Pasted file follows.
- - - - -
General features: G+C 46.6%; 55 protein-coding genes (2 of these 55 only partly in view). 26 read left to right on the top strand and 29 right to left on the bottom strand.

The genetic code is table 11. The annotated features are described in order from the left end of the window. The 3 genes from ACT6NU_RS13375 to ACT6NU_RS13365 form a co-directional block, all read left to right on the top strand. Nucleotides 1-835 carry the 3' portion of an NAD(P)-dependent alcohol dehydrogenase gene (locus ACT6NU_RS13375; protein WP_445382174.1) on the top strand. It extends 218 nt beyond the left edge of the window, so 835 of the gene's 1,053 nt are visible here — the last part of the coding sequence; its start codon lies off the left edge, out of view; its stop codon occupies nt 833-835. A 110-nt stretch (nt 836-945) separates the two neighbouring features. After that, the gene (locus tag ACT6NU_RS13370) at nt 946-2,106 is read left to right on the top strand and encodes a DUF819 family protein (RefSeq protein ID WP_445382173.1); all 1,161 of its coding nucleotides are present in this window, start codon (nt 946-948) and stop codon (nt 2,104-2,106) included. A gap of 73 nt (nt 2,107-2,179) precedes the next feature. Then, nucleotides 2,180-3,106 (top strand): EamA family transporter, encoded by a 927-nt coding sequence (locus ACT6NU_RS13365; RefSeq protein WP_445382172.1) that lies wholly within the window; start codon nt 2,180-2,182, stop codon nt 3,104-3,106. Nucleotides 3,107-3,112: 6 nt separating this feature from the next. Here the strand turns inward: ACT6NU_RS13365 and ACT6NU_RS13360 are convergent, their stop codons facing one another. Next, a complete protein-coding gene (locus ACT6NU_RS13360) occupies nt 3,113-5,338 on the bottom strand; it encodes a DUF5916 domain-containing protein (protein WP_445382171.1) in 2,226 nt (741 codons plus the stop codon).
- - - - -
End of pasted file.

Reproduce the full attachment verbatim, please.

General features: G+C 46.6%; 55 protein-coding genes (2 of these 55 only partly in view). 26 read left to right on the top strand and 29 right to left on the bottom strand.

The genetic code is table 11. The annotated features are described in order from the left end of the window. The 3 genes from ACT6NU_RS13375 to ACT6NU_RS13365 form a co-directional block, all read left to right on the top strand. Nucleotides 1-835 carry the 3' portion of an NAD(P)-dependent alcohol dehydrogenase gene (locus ACT6NU_RS13375; protein WP_445382174.1) on the top strand. It extends 218 nt beyond the left edge of the window, so 835 of the gene's 1,053 nt are visible here — the last part of the coding sequence; its start codon lies off the left edge, out of view; its stop codon occupies nt 833-835. A 110-nt stretch (nt 836-945) separates the two neighbouring features. After that, the gene (locus tag ACT6NU_RS13370) at nt 946-2,106 is read left to right on the top strand and encodes a DUF819 family protein (RefSeq protein ID WP_445382173.1); all 1,161 of its coding nucleotides are present in this window, start codon (nt 946-948) and stop codon (nt 2,104-2,106) included. A gap of 73 nt (nt 2,107-2,179) precedes the next feature. Then, nucleotides 2,180-3,106 (top strand): EamA family transporter, encoded by a 927-nt coding sequence (locus ACT6NU_RS13365; RefSeq protein WP_445382172.1) that lies wholly within the window; start codon nt 2,180-2,182, stop codon nt 3,104-3,106. Nucleotides 3,107-3,112: 6 nt separating this feature from the next. Here the strand turns inward: ACT6NU_RS13365 and ACT6NU_RS13360 are convergent, their stop codons facing one another. Next, a complete protein-coding gene (locus ACT6NU_RS13360) occupies nt 3,113-5,338 on the bottom strand; it encodes a DUF5916 domain-containing protein (protein WP_445382171.1) in 2,226 nt (741 codons plus the stop codon).